Surreal and often grotesque, David Cronenberg’s film Maps to the Stars (2014) attempts to merge a satire of the film industry with a riff on haunted Hollywood. The title, with its double meaning, suggests a cartography that might pinpoint the connections between larger-than-life screen avatars and the mythological figuration our culture has lent to them.
Maps to the Stars presents a large stage then for its host of strange characters to play upon. Center stage is the (ironically-named) Weiss family. Dr. Stafford Weiss (John Cusack) is a TV psychologist who manipulates his celebrity patients with psychobabble quackery. He’s emotionally-estranged from his wife Cristina (Olivia Williams), who plays stage-mother to their son Benjie (Evan Bird), an improbably gangly teen heartthrob trying to get his film career back on track after a stint in drug rehab. The Weiss family finds their not-so-blissful life terribly disrupted when daughter Agatha (Mia Wasikowska) shows up again after years in a mental hospital. She’s a schizophrenic with pyromaniac tendencies. Meanwhile, aging actress Havana Segrand (Julianne Moore) pines for a role playing her own mother’s role in a remake of a film called Stolen Waters. Segrand resents that her mother’s fame exceeds her own. Alleging that she was sexually abused by her mother as a child, Segrand receives treatment (in her lingerie) from Dr. Weiss. Agatha eventually takes a job as Segrand’s “chore whore,” more firmly linking the two plots. There’s also a limo driver named Jerome Fontana (Robert Pattison), who wants to both write and act in Hollywood. Oh, and a bunch of ghosts.
The various plot points double and triple each other: actors hope to gain coveted roles, family members hope to convert their pain into love and forgiveness, people try to escape their past. The film kneads themes of child predation, infanticide, ageism, Hollywood-as-vampirism, and incest into the plot, along with fire and water motifs. Throughout, characters repeat lines from Paul Éluard’s 1942 poem Liberté, as if the mantra’s force might grant them liberty from all these evils.
Cronenberg’s keen visual sensibilities are a highlight of Maps to the Stars. The film sparkles with a glossy Pop Art appeal which Cronenberg delights in griming up with occasional Cronenbergian touches. Still, Maps to the Stars, while thoroughly thematically abject, is not Cronenberg’s most visually Cronenbergian film.
The performances are very Cronenbergian though—stylized, affected, warped, weird. Mia Wasikowska and Julianne Moore are particularly good, and John Cusack leans into his role with unexpected menace. As surreal as these characters are though, there’s a ballast of reality underneath—sometimes and ultra-real reality, as when Carrie Fisher, daughter of a famous actress, plays her self in a bit role. The whole affect is unnerving.
Maps to the Star’s unnerving tone generates in part from its divergent trajectories. The film strives to be both a biting satire of Hollywood and a familial drama with mythological undertones. There’s no reason that these trajectories might intertwine successfully, but they don’t in Maps to the Stars. The tonal elements never fully cohere, and the plot careens to its climax with a pace that upsets the film’s earlier mood of slow-burning menace. The rushed ending is probably the worst part about Maps to the Stars. There’s plenty of promise in its first hour that the last 45 minutes fails to deliver. The film might have made a better limited series, even, giving Cronenberg more time to weave the threads together.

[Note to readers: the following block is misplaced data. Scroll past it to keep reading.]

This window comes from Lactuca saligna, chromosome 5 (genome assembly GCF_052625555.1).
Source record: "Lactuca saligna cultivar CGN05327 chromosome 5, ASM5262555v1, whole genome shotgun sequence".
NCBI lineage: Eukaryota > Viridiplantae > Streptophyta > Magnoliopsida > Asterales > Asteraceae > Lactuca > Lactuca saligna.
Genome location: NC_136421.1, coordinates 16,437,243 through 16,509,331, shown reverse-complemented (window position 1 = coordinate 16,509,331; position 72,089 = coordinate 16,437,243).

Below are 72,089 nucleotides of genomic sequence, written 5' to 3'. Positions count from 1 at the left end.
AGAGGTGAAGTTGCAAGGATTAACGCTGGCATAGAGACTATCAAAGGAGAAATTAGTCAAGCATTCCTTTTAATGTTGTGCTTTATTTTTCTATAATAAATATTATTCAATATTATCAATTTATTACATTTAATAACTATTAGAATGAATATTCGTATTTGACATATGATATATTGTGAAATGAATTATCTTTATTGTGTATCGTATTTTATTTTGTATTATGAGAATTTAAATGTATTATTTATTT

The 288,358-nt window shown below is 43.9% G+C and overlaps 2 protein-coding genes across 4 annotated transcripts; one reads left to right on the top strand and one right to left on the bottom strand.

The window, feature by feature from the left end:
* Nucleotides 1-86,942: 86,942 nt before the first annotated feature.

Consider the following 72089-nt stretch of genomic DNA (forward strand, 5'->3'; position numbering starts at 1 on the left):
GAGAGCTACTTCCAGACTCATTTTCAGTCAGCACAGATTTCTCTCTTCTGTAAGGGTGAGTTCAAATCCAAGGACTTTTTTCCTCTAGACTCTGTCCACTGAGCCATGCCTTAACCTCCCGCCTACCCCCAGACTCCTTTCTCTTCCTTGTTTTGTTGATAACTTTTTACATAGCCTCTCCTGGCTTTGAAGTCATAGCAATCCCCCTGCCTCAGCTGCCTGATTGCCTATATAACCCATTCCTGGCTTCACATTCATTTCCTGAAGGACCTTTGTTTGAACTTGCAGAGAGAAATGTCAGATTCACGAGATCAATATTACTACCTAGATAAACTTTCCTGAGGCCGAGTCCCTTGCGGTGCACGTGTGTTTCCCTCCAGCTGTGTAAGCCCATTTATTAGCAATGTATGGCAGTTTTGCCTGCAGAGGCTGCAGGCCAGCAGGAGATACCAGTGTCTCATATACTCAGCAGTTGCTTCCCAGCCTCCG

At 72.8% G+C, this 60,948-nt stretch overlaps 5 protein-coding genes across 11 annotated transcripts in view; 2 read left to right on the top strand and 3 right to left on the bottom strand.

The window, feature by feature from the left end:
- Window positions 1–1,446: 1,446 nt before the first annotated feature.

Bruce Wagner, who wrote Maps to the Stars‘ screenplay, found more room to expand in his 2012 novel Dead Stars, which ran just over 650 pages in paperback. Wagner’s novel predates the film, and is based at least in part on an earlier version of the screenplay for Maps to the Stars. (This is all a bit confusing, I know). In interviews, Wagner has rejected critics’ characterization of Maps to the Stars as a satire, declaring it rather an elegiac family melodrama. (Cronenberg himself didn’t outright reject the idea that the film was satirical though). While it’s unlikely that Wagner is being disingenuous when he claims Maps to the Stars isn’t satirical, he and Cronenberg have nevertheless produced a satire—yet one that strives to be an elegiac family melodrama, and also a take on the old haunted Hollywood stuff. And yet all this material feels pretty hollow.
The specters and doppelgangers haunting the background of Maps to the Stars remain disappointingly underexplored by the film’s end. Worse, the film suffers from a comparison to David Lynch’s far superior Mulholland Drive (2001). Lynch’s film is richer and more expansive, evoking more with far less.
Maps to the Stars also suffers from comparison to Cronenberg’s earlier work, like Videodrome (1983), The Fly (1985), and Dead Ringers (1988). In the 2000s, Cronenberg delivered a particularly strong one-two punch with a pair of his most perfect films, both starring Viggo Mortensen: A History of Violence (2005) and Eastern Promises (2007). The magic with Mortensen seemed to wear off in A Dangerous Method (2011), and Cronenberg’s next film Cosmopolis (a 2012 adaptation of Don DeLillo’s novel) was, in my estimation, unwatchable. While I think Maps to the Stars is stronger than the last two efforts, it does seem to point to a late-career slump. Here’s to hoping the next Cronenberg joint is a better deal, like the far-superior satire eXistenZ (1999) which he wrote himself. Maybe he should write the next one himself too.
How I watched it: I put it on a few nights ago on a big TV via a streaming service, late at night after a few tumblers of scotch, thinking, “Oh hey, I never watched this” but that turned out to be a false start. Rewatched on an iPad in bed with headphones in two sittings, very late at night.